Omaha’s mask mandate has been lifted. (Samuel Corum/Getty Images)
This article has been updated.
OMAHA — Masks are no longer mandated in Omaha.
Dr. Lindsay Huse, health director for the City of Omaha and for the Douglas County Health Department, lifted the mask mandate Wednesday for certain indoor spaces in Omaha.
Huse, in her role as city health director, announced the change by press release from the county health department, shortly after people at City Hall were notified that the change was coming.
Mayor Jean Stothert is home this week after being diagnosed with COVID-19, but her staff said she was asymptomatic.
It was not immediately clear how or whether the elimination of the mandate might impact the State of Nebraska’s lawsuit against Huse and the city regarding the mask mandate. Huse enacted the mask requirement Jan. 12.
The state has argued that Huse, by nature of her county job, needed state approval to require masks, which she did not obtain.
The judge, at least in the early stages of court proceedings, appeared to side with Huse and the city’s lawyers.
She wrote that Huse appears to have derived her authority from the Omaha City Council and Omaha city code. That means it appeared to the judge that Huse could enact the requirement on her own.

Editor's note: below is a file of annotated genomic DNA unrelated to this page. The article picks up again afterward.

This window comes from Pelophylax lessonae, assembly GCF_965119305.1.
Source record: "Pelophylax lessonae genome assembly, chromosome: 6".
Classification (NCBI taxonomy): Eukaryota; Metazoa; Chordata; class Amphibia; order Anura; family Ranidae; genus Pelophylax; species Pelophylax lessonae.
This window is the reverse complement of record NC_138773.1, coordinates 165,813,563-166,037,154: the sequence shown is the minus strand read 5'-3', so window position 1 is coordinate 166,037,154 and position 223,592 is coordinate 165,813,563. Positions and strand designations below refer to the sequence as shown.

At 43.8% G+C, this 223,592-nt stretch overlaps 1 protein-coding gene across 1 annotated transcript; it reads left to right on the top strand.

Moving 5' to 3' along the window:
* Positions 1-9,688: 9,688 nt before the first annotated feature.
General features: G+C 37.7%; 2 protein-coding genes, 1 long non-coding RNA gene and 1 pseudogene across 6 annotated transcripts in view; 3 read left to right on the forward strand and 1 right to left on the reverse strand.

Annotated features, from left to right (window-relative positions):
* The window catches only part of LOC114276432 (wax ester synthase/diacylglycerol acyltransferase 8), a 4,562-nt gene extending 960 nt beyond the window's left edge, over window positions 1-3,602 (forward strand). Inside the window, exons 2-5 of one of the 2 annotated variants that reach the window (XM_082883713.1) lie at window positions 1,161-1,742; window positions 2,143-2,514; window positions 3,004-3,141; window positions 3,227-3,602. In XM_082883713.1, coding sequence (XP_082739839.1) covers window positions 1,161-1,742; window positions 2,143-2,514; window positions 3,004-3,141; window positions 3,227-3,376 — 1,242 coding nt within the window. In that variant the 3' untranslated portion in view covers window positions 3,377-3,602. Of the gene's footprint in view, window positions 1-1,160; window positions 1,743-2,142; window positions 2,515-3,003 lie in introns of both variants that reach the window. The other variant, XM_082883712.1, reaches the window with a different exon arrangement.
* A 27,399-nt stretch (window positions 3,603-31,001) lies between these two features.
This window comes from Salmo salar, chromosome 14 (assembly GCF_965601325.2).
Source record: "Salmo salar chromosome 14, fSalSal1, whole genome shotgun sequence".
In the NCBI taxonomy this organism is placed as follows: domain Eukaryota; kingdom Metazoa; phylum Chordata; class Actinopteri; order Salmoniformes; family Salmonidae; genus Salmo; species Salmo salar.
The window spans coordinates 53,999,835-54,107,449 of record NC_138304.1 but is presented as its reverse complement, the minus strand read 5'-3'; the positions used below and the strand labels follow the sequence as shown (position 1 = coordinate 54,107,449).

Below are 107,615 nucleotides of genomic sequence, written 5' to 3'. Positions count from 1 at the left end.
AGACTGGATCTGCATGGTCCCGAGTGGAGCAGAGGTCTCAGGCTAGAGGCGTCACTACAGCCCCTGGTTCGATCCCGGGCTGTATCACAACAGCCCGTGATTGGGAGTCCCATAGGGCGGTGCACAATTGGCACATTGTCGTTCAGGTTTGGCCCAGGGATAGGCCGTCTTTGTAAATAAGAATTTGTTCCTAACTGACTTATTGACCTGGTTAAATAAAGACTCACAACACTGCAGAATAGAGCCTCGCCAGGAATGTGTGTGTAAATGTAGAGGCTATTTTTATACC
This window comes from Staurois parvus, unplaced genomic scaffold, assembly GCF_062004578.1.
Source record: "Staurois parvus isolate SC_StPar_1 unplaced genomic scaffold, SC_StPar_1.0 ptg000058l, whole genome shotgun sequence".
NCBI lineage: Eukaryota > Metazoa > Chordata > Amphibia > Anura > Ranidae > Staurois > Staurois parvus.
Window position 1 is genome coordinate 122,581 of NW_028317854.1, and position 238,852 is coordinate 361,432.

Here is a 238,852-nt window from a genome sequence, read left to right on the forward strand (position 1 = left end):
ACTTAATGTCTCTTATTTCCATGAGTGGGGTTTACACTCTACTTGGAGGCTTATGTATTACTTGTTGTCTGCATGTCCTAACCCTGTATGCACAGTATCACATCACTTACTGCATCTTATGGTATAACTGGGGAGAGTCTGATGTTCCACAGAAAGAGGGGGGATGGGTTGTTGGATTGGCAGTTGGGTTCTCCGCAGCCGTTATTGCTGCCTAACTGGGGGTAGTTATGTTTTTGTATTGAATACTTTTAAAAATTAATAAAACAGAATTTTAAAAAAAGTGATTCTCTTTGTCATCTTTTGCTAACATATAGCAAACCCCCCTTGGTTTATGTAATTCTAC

Suzanne Gage, a spokeswoman for Nebraska Attorney General Doug Peterson, said the state “will continue with its case.”
“This case has always been about whether Dr. Huse has the power to unilaterally issue a mask mandate,” Gage said of the state’s lawsuit. “That question remains unsettled.”
On Wednesday, the Douglas County Health Department announced that “New cases and hospital capacity have reached a satisfactory level as set out in the order.”
Her order said Omaha was under the 200 cases per 100,000 people threshold she had set. It said hospital capacity had not held below 85% for seven straight days — another threshold she had set —but the order said the number of people hospitalized with COVID-19 in metro Omaha hospitals continues to fall. It also said vaccination rates among younger people locally continue to climb.
Huse, in the release, encouraged people to get vaccinated for COVID-19 and said it offers the best protection from serious illness and death from the disease. She declined to be interviewed, citing the state’s lawsuit.The City of Lincoln’s indoor mask mandate remains in place through Feb. 25.
Countywide, Douglas reported 106 new COVID-19 cases since midnight Tuesday. That put the county’s total cases since March 2020 at 141,136. Health officials reported two more deaths related to COVID-19. Both victims were over 50 and unvaccinated.
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